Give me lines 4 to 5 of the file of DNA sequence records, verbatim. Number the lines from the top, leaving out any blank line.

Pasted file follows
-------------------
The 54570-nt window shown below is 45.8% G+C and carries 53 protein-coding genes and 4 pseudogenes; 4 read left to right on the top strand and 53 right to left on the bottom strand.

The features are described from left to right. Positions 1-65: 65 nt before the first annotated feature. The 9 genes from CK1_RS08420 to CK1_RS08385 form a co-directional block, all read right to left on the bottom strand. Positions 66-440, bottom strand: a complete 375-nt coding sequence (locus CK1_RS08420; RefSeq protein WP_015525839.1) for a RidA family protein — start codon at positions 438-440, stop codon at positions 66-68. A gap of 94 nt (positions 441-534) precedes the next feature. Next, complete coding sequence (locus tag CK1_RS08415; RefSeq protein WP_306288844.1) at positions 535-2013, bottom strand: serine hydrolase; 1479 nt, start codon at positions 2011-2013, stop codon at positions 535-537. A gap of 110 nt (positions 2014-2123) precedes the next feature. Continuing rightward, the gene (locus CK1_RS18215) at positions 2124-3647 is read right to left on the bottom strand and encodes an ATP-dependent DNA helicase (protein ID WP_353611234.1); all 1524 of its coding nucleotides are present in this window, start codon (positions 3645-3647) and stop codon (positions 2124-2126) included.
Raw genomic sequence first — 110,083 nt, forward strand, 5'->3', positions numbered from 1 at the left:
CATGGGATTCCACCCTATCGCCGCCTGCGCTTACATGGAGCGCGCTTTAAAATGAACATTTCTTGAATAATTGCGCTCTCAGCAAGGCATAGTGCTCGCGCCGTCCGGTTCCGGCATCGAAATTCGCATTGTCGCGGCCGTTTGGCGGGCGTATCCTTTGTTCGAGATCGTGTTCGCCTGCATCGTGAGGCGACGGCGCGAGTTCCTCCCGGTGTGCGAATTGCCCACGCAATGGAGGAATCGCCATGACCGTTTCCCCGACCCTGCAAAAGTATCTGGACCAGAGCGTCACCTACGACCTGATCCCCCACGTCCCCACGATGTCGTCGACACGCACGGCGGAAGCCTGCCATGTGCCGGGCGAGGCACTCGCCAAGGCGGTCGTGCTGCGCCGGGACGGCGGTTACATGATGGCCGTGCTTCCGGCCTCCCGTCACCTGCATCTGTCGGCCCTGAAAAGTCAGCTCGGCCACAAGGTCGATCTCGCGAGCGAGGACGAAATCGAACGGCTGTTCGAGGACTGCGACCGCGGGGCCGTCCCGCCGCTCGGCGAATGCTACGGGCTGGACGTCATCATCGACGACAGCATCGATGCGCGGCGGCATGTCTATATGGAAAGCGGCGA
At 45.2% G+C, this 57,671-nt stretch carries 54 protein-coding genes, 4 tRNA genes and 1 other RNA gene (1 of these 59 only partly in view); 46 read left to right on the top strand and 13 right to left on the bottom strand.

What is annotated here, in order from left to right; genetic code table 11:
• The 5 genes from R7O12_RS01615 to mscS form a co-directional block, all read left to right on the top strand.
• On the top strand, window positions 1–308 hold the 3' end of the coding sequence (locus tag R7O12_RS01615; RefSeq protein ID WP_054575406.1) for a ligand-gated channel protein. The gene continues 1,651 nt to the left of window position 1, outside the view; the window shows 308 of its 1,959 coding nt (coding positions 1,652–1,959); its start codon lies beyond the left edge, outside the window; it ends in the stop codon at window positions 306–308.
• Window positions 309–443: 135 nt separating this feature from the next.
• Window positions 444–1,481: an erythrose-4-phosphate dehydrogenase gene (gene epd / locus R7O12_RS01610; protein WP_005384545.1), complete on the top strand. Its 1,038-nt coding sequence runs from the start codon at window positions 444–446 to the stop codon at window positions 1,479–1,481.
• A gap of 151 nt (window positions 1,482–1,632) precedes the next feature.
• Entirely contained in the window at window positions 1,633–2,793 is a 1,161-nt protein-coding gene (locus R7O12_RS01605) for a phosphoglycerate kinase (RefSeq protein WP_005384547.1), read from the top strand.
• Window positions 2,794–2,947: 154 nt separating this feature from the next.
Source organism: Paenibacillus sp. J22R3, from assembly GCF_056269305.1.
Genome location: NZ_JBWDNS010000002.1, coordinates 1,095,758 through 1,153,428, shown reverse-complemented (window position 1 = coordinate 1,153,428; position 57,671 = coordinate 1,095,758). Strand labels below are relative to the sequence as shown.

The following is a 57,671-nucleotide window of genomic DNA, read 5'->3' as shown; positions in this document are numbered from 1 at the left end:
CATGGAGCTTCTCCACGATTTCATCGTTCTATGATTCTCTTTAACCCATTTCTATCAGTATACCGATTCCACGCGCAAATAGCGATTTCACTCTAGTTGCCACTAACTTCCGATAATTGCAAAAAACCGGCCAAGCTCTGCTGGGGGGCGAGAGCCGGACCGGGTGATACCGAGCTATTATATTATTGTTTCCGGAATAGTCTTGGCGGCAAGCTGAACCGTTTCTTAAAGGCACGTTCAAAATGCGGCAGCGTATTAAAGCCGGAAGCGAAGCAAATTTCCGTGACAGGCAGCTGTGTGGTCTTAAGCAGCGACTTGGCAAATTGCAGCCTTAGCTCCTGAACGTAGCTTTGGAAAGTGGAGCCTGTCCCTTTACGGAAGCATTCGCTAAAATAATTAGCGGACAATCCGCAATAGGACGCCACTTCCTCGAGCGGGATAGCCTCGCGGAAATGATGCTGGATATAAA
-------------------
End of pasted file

CATGGGATTCCACCCTATCGCCGCCTGCGCTTACATGGAGCGCGCTTTAAAATGAACATTTCTTGAATAATTGCGCTCTCAGCAAGGCATAGTGCTCGCGCCGTCCGGTTCCGGCATCGAAATTCGCATTGTCGCGGCCGTTTGGCGGGCGTATCCTTTGTTCGAGATCGTGTTCGCCTGCATCGTGAGGCGACGGCGCGAGTTCCTCCCGGTGTGCGAATTGCCCACGCAATGGAGGAATCGCCATGACCGTTTCCCCGACCCTGCAAAAGTATCTGGACCAGAGCGTCACCTACGACCTGATCCCCCACGTCCCCACGATGTCGTCGACACGCACGGCGGAAGCCTGCCATGTGCCGGGCGAGGCACTCGCCAAGGCGGTCGTGCTGCGCCGGGACGGCGGTTACATGATGGCCGTGCTTCCGGCCTCCCGTCACCTGCATCTGTCGGCCCTGAAAAGTCAGCTCGGCCACAAGGTCGATCTCGCGAGCGAGGACGAAATCGAACGGCTGTTCGAGGACTGCGACCGCGGGGCCGTCCCGCCGCTCGGCGAATGCTACGGGCTGGACGTCATCATCGACGACAGCATCGATGCGCGGCGGCATGTCTATATGGAAAGCGGCGA
At 45.2% G+C, this 57,671-nt stretch carries 54 protein-coding genes, 4 tRNA genes and 1 other RNA gene (1 of these 59 only partly in view); 46 read left to right on the top strand and 13 right to left on the bottom strand.